The Wild West in San Antonio:
Rampant Lawlessness & Crime
Commissioner Tommy Adkisson
March 16, 2006

Not too terribly long ago Pace Picante ran a TV ad in which several cowboys from the Wild West were portrayed out on the range, eating picante sauce. One asked where the picante sauce came from and one of the cowboys answered, "New York City", to which another of the cowboys answered, "New York City? That really chaps my hide!"

Today we do not think of ourselves as living in the "Wild West", but some of what we see certainly must qualify us for "Wild West" status. I am speaking to some of the nonstop burglaries on Broadway just north of downtown and surely all over. An area destined for a Renaissance along with the north reach of the San Antonio River, today it looks like a "no-man's land" after dark. But hey, there are businesses there that contribute to or detract from people's lives!

If our City is going to develop the near downtown areas, we simply must improve the security of people's properties and certainly their physical safety as well. A good friend of mine who is trying to do business estimates that in the past two years in which four separate burglaries occurred, rampant Broadway crime has cost him $100,000.00 in equipment and merchandise, including the repair of broken doors and windows.

The experience if not the expense in this area is apparently not unique. This business owner and I went by to visit other neighbors who might know of further victims of property crimes in this area. It took no time at all to obtain referrals from a waitress working in a local restaurant. One area business person said that a piece of art was stolen in broad daylight from a sidewalk display. Another nearly adjacent sixty-something year-old garage owner attempting to make extra money for his children and grandchildren has had a series of unabated thefts and break-ins at his property.

Upon visiting another local garage, a worker advised that thieves broke into a motor home inside their locked fence. The thief left a note that said, "I was here at 2:00 a.m. and left at 2:34 a.m." What unmitigated gall!

In speaking with a local auto dealer on Broadway, he said that one of his car lots on Loop 410 has had equally incredible experiences of lawlessness to that which he has had on Broadway! I know firsthand that Broadway is not the only place with "in your face" crime. My wife had about seven of her students' locked cars broken into while the students and she were inside her dance studio located in another area on a recent evening!

So, enough complaining! How about some solutions? Like jail population management discussed below, there is no single "silver bullet". The most immediate solution appears to be a more concentrated effort in the impacted area(s). Also, business neighbors must know and communicate with each other from time to time. A meeting with authorities will take place.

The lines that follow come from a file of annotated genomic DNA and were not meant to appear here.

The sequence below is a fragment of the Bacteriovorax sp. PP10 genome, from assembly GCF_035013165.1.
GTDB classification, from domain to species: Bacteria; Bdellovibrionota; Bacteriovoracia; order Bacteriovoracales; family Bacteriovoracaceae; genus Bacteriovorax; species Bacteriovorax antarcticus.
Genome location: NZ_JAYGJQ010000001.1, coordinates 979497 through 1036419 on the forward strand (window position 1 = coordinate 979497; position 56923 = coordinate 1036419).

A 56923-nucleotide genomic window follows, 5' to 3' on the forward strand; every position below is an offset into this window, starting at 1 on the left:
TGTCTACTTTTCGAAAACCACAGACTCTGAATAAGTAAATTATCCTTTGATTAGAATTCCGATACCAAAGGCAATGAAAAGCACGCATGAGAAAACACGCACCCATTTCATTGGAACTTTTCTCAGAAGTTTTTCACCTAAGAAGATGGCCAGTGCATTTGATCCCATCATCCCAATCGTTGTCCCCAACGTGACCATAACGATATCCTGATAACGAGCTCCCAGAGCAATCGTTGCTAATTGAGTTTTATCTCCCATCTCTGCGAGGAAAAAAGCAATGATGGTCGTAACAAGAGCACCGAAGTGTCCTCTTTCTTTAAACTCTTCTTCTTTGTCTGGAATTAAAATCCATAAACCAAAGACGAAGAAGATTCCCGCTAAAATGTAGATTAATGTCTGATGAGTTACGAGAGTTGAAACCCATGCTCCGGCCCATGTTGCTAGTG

Role of the Jail in Crime

As Chairman of the Commissioner's Court Jail Population Committee, I have attempted to have plenty of space for the bad guys while seeing to it that not one single cell is occupied by someone who has no business in our jail. The reason for responsibly managing jail population is that the failure costs tens of millions of dollars over just a couple of years' time. Failure to manage the criminal justice process not just the jail also contributes to crime in its own way. How the criminal justice system deals with those who are incarcerated is of vital interest to our County.

If a Sheriff is likened to a hotelier, managing those sent to his or her jail, the Judges are like travel agents sending inmates to jail, not just on a trip. The important thing is that the entire process is filled with numerous valuable employees that have some impact for good or bad, on the sound functioning of our process. The Judges, the Sheriff and other County personnel are definitely working to responsibly reduce our bloated jail population.

Perhaps Bexar County needs an added component similar to Sheriff Arpaio in Maricopa County, Arizona. You could be in jail, but it may be in a tent without air-conditioning. It will not be a "cushy" experience. You will work and work hard. You will not relish going back to the jail and therefore, you will tend to not do those things that took you there in the first place.

I am neither the law nor its enforcer. I do however have a leadership role in attempting to make things better. What I have seen in the way of crime is more than something that "really chaps my hide"! It cannot and will not be tolerated without a fight.

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